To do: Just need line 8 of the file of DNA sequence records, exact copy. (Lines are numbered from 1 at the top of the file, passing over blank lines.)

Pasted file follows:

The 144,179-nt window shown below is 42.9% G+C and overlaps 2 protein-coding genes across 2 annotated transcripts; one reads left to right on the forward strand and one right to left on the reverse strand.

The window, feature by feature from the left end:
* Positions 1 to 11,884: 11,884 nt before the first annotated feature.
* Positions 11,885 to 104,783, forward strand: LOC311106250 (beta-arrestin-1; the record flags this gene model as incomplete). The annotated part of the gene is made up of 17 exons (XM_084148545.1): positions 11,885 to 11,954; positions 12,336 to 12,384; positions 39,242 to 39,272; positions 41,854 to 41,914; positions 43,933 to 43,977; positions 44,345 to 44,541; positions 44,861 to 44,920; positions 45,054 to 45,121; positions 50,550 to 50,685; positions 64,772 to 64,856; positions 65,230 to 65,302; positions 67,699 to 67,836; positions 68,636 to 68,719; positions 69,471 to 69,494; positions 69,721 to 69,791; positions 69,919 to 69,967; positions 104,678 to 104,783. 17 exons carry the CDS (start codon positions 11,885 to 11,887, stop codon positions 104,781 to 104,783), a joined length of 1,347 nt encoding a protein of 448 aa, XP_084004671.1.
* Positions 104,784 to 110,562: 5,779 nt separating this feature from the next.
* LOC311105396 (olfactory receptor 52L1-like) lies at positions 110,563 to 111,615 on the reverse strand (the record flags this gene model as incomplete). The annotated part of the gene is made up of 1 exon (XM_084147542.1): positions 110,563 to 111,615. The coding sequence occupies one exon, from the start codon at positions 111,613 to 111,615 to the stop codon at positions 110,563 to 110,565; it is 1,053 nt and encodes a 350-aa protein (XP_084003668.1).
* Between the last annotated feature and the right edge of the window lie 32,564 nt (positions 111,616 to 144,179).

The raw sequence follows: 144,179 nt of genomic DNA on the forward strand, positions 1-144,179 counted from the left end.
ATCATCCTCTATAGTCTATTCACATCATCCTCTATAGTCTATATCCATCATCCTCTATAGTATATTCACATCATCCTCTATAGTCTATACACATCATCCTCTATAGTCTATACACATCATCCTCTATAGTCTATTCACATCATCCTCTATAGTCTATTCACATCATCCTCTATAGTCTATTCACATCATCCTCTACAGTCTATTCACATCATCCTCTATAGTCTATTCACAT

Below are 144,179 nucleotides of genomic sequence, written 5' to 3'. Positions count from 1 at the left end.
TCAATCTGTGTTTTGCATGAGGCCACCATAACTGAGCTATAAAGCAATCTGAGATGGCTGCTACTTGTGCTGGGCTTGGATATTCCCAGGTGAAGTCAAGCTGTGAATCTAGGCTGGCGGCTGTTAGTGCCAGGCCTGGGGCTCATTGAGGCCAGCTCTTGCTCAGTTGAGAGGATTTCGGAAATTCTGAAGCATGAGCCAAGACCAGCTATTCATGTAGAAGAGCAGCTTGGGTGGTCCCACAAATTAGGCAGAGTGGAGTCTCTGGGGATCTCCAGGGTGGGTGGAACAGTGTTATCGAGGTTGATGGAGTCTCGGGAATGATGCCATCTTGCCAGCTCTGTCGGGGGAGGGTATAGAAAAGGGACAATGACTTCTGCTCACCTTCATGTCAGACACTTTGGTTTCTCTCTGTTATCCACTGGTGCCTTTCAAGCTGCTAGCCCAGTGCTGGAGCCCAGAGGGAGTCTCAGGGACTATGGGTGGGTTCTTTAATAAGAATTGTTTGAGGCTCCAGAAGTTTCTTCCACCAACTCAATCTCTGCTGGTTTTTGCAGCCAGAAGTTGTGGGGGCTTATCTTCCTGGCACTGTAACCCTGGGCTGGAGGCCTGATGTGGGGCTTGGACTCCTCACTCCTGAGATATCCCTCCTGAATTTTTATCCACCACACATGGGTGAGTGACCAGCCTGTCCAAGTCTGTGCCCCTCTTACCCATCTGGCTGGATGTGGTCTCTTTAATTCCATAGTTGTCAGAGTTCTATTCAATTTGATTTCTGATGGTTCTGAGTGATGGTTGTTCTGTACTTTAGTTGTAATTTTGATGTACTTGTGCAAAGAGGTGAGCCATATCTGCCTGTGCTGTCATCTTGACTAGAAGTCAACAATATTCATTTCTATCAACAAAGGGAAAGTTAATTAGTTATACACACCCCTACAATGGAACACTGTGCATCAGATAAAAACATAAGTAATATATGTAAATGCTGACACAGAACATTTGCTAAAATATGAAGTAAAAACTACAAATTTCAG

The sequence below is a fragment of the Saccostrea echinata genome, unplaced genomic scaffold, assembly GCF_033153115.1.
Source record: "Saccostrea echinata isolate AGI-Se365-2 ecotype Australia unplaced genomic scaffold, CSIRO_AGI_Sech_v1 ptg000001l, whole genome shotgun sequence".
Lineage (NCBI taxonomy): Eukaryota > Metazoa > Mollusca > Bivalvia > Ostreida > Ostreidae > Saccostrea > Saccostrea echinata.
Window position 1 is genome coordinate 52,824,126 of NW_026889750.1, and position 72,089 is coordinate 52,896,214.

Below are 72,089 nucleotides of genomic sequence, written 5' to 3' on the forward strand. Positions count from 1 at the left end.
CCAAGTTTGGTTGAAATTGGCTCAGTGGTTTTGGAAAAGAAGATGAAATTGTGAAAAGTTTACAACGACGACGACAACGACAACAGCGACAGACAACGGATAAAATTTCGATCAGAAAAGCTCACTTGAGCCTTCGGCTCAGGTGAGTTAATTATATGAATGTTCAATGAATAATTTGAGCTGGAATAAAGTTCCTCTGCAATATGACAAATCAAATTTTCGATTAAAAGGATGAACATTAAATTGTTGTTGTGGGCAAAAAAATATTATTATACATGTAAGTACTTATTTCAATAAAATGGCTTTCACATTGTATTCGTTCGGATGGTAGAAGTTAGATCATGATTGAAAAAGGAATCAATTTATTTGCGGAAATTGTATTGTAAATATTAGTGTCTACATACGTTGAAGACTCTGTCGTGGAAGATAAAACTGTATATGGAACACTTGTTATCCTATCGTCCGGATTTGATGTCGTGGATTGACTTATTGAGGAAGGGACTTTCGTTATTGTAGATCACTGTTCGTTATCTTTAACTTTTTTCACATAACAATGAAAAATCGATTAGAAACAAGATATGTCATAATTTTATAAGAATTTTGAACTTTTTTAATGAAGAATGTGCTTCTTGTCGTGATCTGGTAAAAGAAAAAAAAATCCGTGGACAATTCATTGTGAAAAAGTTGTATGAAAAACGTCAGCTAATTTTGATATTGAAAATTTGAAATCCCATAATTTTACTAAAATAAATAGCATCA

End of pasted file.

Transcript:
The raw sequence follows: 144,179 nt of genomic DNA on the forward strand, positions 1-144,179 counted from the left end.